Births were classified as moderate and late preterm on the basis of the calculated estimate of gestational age in completed weeks as reported on the birth certificate. The gestational age was assessed on the basis of the mother’s last menstrual period, as confirmed or modified when necessary by routine early antenatal ultrasound examination. Pertinent neonatal information included mode of delivery, gestational age, sex, Apgar scores, umbilical artery pH and birth weight. Neonatal outcome measures included respiratory morbidity, hyperbilirubinaemia with need for phototherapy, hypoglycaemia, sepsis, need for parenteral nutrition, necrotizing enterocolitis (NEC), central nervous system disorders, admission to the neonatal intensive care unit (NICU), and duration of hospitalization. Respiratory morbidity was defined as any of the following: the presence of either respiratory distress syndrome (RDS), transient tachypnea of the newborn (TTN) or need for oxygen and/or ventilatory support. RDS was diagnosed in babies with respiratory distress (requirement for oxygen supplementation due to tachypnea, grunting, nasal flaring, retractions and/or cyanosis) together with chest X-ray and blood gas analysis. TTN was diagnosed in babies with clinical signs of respiratory distress in the first hours of life and radiographic findings of perihilar streaking, fissure oedema, and congestion. Hyperbilirubinaemia was defined as need for phototherapy based on laboratory measurement of serum bilirubin concentration . Hypoglycaemia was defined as blood glucose level < 40 mg/dl. Sepsis was defined as blood culture and/or clinical and laboratory (C-reactive protein > 10 mg/L) positive bacterial infection. Clinical signs of sepsis were defined as the presence of 3 or more of the following apnoea/tachypnoea ( > 60/min), nasal flaring, retractions, cyanosis, respiratory distress; bradycardia ( < 100/min)/tachycardia ( > 180/min); hypotonia, seizures; poor skin colour; capillary refilling time > 2 s; irritability/lethargy . NEC was classified according to Bell’s criteria . Central nervous system (CNS)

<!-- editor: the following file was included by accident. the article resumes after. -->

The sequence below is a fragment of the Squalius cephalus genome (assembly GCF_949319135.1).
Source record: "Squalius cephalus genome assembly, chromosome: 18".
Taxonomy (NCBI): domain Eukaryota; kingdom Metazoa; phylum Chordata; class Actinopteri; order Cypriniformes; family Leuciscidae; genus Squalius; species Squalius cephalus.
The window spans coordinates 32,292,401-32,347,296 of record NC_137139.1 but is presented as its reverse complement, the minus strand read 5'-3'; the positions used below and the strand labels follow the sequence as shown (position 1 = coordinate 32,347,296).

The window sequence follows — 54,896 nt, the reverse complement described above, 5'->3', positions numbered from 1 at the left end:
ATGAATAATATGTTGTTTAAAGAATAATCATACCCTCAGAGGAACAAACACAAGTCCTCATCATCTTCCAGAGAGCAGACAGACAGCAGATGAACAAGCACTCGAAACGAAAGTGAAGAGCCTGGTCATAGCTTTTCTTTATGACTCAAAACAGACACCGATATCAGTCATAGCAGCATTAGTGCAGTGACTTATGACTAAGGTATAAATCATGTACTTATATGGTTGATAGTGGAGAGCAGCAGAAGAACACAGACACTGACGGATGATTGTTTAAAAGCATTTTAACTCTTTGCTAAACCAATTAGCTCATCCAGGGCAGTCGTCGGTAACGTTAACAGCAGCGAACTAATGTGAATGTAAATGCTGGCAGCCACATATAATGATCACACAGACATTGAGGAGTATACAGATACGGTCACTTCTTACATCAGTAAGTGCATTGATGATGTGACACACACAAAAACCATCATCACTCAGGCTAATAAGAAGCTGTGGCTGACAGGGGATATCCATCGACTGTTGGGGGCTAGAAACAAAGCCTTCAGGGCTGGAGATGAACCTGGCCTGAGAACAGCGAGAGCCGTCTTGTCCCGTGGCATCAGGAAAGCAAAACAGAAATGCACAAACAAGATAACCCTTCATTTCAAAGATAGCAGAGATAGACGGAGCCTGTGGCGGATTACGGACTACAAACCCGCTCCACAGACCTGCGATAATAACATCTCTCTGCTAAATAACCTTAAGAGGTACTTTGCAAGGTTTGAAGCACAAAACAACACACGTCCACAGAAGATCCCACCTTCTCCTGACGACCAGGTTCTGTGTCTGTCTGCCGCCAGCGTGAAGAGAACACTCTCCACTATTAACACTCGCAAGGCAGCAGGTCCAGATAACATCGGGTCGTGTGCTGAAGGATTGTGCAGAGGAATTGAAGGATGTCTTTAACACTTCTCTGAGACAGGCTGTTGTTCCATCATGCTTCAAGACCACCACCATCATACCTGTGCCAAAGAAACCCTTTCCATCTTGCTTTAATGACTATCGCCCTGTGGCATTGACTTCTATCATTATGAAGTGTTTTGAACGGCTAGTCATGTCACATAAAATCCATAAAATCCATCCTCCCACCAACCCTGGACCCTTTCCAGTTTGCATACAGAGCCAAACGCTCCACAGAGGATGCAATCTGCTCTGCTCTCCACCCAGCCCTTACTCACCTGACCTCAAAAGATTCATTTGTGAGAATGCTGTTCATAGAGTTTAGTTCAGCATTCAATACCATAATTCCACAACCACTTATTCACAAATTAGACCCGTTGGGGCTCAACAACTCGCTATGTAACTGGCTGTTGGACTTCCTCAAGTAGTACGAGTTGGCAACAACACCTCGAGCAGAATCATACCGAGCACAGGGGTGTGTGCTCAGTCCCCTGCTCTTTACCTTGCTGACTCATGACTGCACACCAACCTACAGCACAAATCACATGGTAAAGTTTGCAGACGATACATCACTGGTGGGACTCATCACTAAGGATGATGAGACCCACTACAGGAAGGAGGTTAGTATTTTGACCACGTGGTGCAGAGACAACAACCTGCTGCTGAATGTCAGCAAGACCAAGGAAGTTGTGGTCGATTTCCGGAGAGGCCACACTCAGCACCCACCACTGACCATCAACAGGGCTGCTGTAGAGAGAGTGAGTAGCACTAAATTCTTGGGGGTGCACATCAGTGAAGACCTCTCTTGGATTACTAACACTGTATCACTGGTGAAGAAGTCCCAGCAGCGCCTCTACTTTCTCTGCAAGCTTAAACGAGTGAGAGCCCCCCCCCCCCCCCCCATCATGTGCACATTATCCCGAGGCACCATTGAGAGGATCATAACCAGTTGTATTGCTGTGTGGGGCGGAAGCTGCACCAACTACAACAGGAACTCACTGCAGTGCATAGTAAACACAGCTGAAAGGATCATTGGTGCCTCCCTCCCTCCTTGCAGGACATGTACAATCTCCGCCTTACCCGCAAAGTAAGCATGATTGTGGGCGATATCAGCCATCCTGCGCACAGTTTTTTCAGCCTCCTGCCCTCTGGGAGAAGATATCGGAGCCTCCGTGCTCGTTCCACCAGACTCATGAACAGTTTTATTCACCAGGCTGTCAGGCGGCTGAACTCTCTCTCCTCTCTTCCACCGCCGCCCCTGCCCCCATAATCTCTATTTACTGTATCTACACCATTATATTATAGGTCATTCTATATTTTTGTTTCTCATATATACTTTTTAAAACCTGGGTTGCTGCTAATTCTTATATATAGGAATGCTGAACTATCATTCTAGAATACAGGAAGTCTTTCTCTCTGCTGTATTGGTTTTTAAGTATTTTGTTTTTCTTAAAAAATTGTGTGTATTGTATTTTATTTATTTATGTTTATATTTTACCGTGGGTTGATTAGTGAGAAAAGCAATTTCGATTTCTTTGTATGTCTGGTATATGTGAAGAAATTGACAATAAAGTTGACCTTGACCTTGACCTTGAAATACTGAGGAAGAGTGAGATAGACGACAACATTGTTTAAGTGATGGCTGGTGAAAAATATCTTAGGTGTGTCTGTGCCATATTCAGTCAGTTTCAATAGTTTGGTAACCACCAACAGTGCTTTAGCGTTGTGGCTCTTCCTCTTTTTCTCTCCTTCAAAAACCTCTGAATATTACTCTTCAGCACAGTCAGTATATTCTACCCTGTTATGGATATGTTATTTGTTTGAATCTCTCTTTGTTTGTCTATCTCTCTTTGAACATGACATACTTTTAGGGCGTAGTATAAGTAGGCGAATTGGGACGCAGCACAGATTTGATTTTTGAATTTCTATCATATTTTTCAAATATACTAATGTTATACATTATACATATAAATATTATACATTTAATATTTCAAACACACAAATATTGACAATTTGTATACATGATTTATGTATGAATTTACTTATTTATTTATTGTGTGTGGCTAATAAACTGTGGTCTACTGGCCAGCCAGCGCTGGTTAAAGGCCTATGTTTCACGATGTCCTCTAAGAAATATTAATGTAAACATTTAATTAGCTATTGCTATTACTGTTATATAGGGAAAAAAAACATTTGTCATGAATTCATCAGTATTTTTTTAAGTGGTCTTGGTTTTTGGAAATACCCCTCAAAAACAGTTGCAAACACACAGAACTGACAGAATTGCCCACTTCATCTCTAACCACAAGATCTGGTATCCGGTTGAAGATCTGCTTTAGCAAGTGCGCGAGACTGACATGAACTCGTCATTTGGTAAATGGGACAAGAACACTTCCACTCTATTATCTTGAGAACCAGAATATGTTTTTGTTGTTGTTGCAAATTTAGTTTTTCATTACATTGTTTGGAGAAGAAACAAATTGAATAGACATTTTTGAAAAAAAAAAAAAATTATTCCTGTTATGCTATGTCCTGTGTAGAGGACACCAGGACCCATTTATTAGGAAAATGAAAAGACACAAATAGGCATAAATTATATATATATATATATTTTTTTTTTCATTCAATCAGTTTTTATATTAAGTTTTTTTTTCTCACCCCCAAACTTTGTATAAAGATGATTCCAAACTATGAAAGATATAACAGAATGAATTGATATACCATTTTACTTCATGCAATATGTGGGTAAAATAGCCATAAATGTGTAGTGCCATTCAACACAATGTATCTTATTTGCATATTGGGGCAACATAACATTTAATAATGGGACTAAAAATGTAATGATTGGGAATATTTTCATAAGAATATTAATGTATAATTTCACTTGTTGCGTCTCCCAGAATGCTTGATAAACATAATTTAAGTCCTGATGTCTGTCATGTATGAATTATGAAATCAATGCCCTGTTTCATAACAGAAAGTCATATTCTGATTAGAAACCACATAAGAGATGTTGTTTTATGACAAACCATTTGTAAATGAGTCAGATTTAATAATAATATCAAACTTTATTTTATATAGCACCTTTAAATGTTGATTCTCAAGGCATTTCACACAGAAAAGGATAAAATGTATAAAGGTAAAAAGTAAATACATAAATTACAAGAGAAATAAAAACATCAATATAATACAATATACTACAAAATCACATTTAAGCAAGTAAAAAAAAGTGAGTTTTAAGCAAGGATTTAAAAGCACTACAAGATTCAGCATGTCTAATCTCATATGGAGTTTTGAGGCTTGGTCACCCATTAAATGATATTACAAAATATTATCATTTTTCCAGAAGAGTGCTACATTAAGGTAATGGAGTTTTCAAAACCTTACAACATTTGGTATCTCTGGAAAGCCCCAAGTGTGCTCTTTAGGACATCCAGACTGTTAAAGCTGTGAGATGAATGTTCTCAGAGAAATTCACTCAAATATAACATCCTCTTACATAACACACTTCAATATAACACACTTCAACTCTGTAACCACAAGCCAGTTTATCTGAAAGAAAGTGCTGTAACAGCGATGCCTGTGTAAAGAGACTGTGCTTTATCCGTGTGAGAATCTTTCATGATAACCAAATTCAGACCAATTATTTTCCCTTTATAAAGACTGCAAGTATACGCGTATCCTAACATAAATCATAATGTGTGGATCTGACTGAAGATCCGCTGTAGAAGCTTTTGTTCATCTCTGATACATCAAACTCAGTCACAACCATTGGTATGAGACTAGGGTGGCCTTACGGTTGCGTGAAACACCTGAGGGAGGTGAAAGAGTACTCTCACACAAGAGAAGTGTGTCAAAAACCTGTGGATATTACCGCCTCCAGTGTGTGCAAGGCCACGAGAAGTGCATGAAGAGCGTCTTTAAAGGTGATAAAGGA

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Of 945 preterm infants initially enrolled, 74 (7.8 %) were excluded due to congenital anomalies and morbidities not caused by immaturity (e. g. detoxification symptoms after maternal addiction during pregnancy or rhesus isoimmunisation) and one for incomplete medical record. Therefore, 870 moderate and late preterm neonates were finally included in the ▶ Table 1. Modstudy. Demographic characteristics are listed in ● erate and late preterm infants born at our hospital constituted approximately 9 % of all deliveries and 61 % of preterm deliveries between January 2007 and June 2010. Overall, 406 (46.7 %) infants suﬀered from any neonatal morbid▶ Fig. 1). The rate was lowest with 24 % among the infants of ity (● 36 weeks’ gestational age and highest with 93 % among 32 weeks’ gestational age. Infants at 32 weeks’ gestational age had a 4-fold (RR: 3.88; 95 % CI: 1.87–8.06) increased risk for any neonatal morbidity compared with those at 36 weeks’ gestational age; those born at 33, 34, and 35 weeks’ gestational age, respectively, a 3-fold (RR: 3.13; 95 % CI: 1.54–6.35), 2–fold (RR: 2.31; 95 % CI: 1.13–4.70), and 1.8-fold (RR: 1.81; 95 % CI: 0.89–3.70) increased risk for any neonatal morbidity, respectively. Details of neonatal ▶ Table 2. 14% of the infants morbidities are depictured in ● exhibited nasal CPAP ventilation. Need for mechanical ventilation and surfactant replacement therapy were low (2.5 and 1.5 %, respectively) as were severe complications of neonatal intensive care ( < 0.5 %). No death occurred during primary hospitalisation. There was a direct relationship between younger gestational age and higher rates of neonatal morbidities, and nearly a quarter of all infants had to be hospitalized at the NICU. Hypoglycaemia was observed more frequently in infants of 33 and 34 weeks’ gestational age. Hyperbilirubinaemia (29 %), respiratory morbidity (14.3 %), and need for total parenteral nutrition (13.7 %) were the most common neonatal diagnoses. The median length of hospital stay of the whole population was 5 days; approximately 23 % (201 infants) of all included infants were hospitalized at the Neonatal Intensive Care Unit (NICU). The median length of stay declined linearly from 32 to 36 weeks’ gestational age with 26 days for infants of 32 weeks’, 14 days for infants of 33, 9 days for infants of 34, 5 days for infants of 35, and 4 days for infants of 36 weeks’ gestational age. Infants of 32 weeks’ gestation were 16 times (RR: 16.01; 95 % CI: 9.82–26.09) more likely to be admitted to the NICU than infants of 36 weeks’ gestation. There was only one infant suﬀering from NEC that was born at 32 weeks’ gestational age. Severe adverse conditions – defined as IVH, cPVL, NEC, BPD or ROP- were rare ( < 0.5 %); there occurred no death before discharge home. Lung maturation with prenatal corticosteroids was performed in 319 cases (36.7 %) with 79 % among births of 32 weeks’, 85.3 % among births of 33 weeks’, 52.3 % among births of 34 weeks’, 22.3 % among births of 35 weeks’ and 11.8 % among births of 36 weeks’ gestation. A rate of 19.7 % presented with respiratory problems (RDS, TTN, and need for oxygen). The mean maternal age was 30.0 ± 5.5 (SD) years. Obstetric factors commonly associated with preterm delivery included PPROM in 43.9 %, scheduled caesarean section in 12 %, pre-eclampsia in 6 %, antenatal haemorrhage in 3 %, and pathological cardiotocography in 3 % of cases.